Sheldon Souray clears waivers, so what's next?

Thumbnail image for sheldonsouray3.jpgTo the surprise of just about no one, expensive and wayward “Edmonton Oilers” defenseman Sheldon Souray cleared waivers, according to the Ottawa Sun and various other sources.

Now that this formality is out of the way, we move to the $5.4 million question: what’s next? Here are a few of those most realistic possibilities for the injury-prone defenseman with the hellacious slap shot.

  • The Oilers could see if some team would claim him off of re-entry waivers, although that would mean that they would need to cover a portion of his salary and also deal with a sizable salary cap hit … all so he could play for another team. Dallas Stars fans know this scenario well, as the team is paying Sean Avery to agitate people as a member of the New York Rangers.
  • Edmonton might be able to find a trading partner for Souray. Chances are, with Souray’s beefy cap hit and notable flaws, they’ll be required to take one or maybe even two bad contracts in return to make it work. Let’s not forget though, that for all his blemishes, he does bring some compelling pluses to the table. Oilers fans might grimace at the idea of taking on Mike Commodore’s deal (since it is longer and he’s more or less a plugger with a fantastic sense of humor and an even more fantastic ginger afro), but their front office backed itself into a corner and will have to make a compromise to move Souray. Columbus just seems to make too much sense, all things considered.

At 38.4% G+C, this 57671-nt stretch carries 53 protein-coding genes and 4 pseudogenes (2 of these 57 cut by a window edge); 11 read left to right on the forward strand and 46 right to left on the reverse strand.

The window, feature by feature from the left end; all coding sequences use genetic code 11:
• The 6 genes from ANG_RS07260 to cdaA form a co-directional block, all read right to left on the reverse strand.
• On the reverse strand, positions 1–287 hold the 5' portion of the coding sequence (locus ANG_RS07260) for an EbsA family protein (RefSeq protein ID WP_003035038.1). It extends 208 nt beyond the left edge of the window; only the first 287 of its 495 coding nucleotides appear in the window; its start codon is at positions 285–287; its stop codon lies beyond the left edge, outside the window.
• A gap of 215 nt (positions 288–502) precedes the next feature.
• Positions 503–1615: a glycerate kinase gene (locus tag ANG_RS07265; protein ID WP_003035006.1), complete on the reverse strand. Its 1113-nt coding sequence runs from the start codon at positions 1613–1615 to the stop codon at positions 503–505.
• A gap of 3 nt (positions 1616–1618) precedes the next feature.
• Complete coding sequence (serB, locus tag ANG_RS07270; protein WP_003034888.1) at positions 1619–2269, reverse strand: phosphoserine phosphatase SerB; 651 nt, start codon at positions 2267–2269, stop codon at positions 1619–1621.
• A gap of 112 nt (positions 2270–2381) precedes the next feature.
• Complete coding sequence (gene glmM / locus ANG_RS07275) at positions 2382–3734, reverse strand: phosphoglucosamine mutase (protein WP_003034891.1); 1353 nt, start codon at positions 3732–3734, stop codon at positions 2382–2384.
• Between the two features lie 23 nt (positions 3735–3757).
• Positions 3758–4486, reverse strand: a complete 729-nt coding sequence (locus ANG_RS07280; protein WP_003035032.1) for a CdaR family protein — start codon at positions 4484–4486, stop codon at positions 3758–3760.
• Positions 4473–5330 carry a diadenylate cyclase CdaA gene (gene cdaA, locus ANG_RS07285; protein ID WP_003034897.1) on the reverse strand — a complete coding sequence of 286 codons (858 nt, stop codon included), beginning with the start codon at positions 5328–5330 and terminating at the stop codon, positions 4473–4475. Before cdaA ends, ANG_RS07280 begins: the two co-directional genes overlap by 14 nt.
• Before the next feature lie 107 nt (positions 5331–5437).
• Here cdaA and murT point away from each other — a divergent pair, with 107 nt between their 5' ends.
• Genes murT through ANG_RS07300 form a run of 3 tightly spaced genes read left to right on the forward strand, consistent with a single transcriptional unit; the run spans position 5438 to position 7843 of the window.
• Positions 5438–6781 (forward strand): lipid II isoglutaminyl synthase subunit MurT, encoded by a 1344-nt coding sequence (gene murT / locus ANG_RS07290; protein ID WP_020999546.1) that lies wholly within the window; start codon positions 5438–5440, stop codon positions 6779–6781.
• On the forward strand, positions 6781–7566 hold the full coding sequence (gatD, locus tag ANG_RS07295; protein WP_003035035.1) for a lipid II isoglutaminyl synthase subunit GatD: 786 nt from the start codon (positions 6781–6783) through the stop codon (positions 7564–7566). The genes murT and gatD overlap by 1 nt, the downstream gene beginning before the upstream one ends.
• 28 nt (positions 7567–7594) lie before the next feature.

• Souray could be given the Wade Redden treatment (banishment to the minors) or the Cristobal Huet deportation (playing overseas). The problem with this idea is that the Oilers are not as deep-pocketed as the Rangers and Blackhawks, so they might not be ecstatic about paying a player that much money to play somewhere else.
  • In a more rational world, the Oilers could have simply allowed Souray to play … even if it was just to increase his trade value or (dare I say it) improve their power play. Oh well.

Asking Souray not to show up for training camp was an interesting choice, but in most ways “interesting” is another way of saying “risky and foolish.” At least in the short term. The one thing you could say for the Oilers front office is that they can point to that moment as a sign that they’re willing to stand their collective ground, even if it produces some immediate pains.

It’s hard to imagine this situation working out well for the Oilers, but maybe the “right people” will get injured and they’ll find a reluctant trade partner. Whichever way it goes, we will keep you updated.

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    Leafs chase Rask, hold on to win Game 5

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    The Toronto Maple Leafs came into Saturday’s game facing elimination, but they managed to extend force a sixth game thanks to a 4-3 win over the Boston Bruins.

    The Maple Leafs managed to build up a 2-0 lead heading into the first intermission thanks to goals by Connor Brown and Andreas Johnsson. They also had a 4-1 lead in the second period. That’s when the Bruins pulled Tuukka Rask in favor of backup Anton Khudobin.